PENGUINS ON DEMAND
Ink and Light Leap into Action with UBL
It is vital, especially for small studios, to pick the right tools and processes that keep their business lean and efficient. This decision can be the difference between a project that is profitable and one that can end up financially damaging a studio. In animation and CG especially, tools that can operate to get the job done well and cost-effectively deserves serious consideration.
Deadline 8 alleviates some of that strain via Usage Based Licensing; a unique offering that allows flexibility over the rendering hours studios need. If work is coming in thick and fast, or the opposite happens – studios can scale up and down with hourly bundles of licensing.
It was this solution that enabled the small but growing Dublin-based studio Ink and Light to flourish on a recent project, tackling it using only the render hours needed and keeping budgets strictly in check.
"I'm really proud of our crew, they've done a terrific amount of work and kept the quality really high – thanks in no small part to Deadline 8.0 and UBL."
Harry & Bip is a full-CG animated series about two excited penguins seeking entertainment and adventure amidst the ice and snow. It follows in the same vein as much of Ink and Light’s work—family-friendly entertainment and was based on a concept from studio co-owner Leevi Lemmetty.
Ink and Light specializes in both live-action and animated content, but Harry & Bip, which was completed in association with networks RTÉjr in Ireland and YLE in Finland, represents the studio's first-ever fully animated series.
"It's the longest animation project we've taken on to date and the most ambitious," says Tasmin Lyons, Producer of Harry & Bip. "I'm really proud of our crew. We had an initial order of 15 two-minute episodes, and the team went all in: they've done a terrific amount of work and kept the quality really high – thanks in no small part to Deadline 8.0 and UBL."
SCALING WITH EASE
Harry & Bip presented a conundrum to the small studio when it came time to rendering. One option it could use would be the limited farm setup it already had but would take longer to deliver renders – or spend more money than desired and utilize a remote farm to pick up the slack.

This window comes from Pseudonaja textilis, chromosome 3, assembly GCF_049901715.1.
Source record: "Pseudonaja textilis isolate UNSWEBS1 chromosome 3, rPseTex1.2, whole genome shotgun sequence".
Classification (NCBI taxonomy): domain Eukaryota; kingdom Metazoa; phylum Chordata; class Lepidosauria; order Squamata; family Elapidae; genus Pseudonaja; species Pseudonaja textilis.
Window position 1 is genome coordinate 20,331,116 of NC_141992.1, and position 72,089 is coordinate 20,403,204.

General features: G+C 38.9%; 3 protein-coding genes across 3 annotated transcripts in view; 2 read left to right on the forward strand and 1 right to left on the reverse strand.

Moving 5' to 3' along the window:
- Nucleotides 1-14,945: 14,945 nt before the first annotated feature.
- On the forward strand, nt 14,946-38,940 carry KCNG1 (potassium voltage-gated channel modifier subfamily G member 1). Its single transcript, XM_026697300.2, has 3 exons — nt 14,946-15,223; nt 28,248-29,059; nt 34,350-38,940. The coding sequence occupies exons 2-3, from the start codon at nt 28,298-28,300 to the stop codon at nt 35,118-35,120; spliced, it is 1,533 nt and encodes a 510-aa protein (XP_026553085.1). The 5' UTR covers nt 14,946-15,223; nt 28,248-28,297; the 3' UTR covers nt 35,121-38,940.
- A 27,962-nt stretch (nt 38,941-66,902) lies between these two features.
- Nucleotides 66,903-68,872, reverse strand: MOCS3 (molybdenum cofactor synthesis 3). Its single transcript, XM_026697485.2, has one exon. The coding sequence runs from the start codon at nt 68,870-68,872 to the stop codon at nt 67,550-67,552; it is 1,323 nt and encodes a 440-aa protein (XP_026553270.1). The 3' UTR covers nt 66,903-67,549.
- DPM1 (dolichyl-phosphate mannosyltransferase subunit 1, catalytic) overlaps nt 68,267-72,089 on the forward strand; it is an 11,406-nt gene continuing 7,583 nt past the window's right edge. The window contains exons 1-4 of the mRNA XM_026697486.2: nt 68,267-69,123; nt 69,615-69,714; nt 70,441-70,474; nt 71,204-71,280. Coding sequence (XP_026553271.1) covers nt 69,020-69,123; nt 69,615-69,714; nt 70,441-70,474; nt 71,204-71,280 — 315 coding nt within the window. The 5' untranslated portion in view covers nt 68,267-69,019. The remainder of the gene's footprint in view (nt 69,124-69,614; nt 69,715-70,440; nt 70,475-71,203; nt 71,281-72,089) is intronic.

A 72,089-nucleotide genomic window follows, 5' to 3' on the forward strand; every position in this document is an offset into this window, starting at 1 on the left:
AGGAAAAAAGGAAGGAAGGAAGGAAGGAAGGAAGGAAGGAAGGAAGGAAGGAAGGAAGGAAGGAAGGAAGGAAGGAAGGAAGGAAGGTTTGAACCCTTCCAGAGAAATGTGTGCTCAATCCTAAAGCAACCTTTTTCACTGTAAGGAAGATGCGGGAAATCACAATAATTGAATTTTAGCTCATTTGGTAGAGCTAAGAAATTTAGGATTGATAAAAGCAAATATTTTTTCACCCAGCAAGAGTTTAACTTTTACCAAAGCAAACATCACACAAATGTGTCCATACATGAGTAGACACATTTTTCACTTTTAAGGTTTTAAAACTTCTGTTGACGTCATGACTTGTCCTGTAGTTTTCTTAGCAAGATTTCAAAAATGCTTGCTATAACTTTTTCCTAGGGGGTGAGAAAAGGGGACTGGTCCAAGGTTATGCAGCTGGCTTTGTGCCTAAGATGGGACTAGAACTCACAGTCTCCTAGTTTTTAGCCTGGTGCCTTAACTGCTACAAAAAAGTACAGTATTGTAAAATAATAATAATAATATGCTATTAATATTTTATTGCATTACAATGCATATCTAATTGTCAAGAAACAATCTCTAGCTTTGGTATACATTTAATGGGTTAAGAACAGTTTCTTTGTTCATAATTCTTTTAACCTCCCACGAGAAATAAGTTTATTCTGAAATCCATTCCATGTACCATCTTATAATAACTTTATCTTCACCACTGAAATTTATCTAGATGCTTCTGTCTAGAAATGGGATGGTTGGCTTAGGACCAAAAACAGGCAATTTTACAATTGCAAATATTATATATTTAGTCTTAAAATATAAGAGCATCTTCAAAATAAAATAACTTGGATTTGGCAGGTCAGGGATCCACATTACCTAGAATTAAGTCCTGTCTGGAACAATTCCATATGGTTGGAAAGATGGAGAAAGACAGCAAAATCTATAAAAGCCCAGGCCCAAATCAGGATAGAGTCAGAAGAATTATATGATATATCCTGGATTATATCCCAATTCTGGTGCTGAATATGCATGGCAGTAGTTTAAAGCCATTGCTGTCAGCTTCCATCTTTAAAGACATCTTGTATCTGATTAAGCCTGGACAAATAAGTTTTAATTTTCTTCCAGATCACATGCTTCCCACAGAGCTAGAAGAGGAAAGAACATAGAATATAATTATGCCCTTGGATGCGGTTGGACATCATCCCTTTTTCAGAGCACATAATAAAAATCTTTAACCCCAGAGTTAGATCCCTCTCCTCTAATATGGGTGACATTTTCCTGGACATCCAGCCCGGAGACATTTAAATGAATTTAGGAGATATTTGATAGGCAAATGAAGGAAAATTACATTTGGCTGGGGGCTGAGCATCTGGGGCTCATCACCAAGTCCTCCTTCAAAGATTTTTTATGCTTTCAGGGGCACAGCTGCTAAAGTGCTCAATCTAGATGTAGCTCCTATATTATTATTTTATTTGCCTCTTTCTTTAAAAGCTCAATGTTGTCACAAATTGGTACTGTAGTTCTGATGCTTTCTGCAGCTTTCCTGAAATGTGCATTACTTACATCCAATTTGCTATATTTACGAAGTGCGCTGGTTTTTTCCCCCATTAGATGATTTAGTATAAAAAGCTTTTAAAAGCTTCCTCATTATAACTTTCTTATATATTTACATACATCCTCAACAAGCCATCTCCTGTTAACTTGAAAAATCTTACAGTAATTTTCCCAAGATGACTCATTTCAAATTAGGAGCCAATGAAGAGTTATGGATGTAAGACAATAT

Deadline Usage Based Licensing presented itself as the third option: Ink and Light rented additional local rendering machines and used UBL on those devices, overseeing its rendering needs with Maxwell Render.
"It was fantastic to be presented with that opportunity: UBL ensured that our render farm was used as efficiently and intelligently as possible, while also allowing us to keep our material in-house on our secure servers," says Lyons. "It really was quick, too: we put in the credit card details and were immediately up and running.”
"UBL ensured that our render farm was used as efficiently and intelligently as possible, while also allowing us to keep our material in-house on our secure servers,"
This was important, given that half the Ink and Light team hadn't used Deadline before Harry & Bip. Thankfully the team ran into no problems: “UBL is so user-friendly; there isn’t a steep learning curve,” says Lyons. "Being able to switch between operating systems was a blessing: it meant we could use it between our farm and our workstations. This kind of simple, accessible functionality is so important when you've got a deadline and you're working at the weekends."
For a growing studio-like Ink and Light, a solution like UBL can stand as essential in the early years—and it’s one the team intends to keep in its arsenal.
"Deadline and UBL haven't caused any hiccups—it’s only made things simpler and faster," concludes Lyons. "In a short-term crunch, UBL enabled us to get our material out quickly without a massive outlay. We could suspend jobs when we needed to, and pick them back up when we were ready.
“For a small studio working on a big project, that pliability in rendering power is invaluable. We had limited resources within our farm, so it needed to be maximized to its full potential. Deadline helped us do that."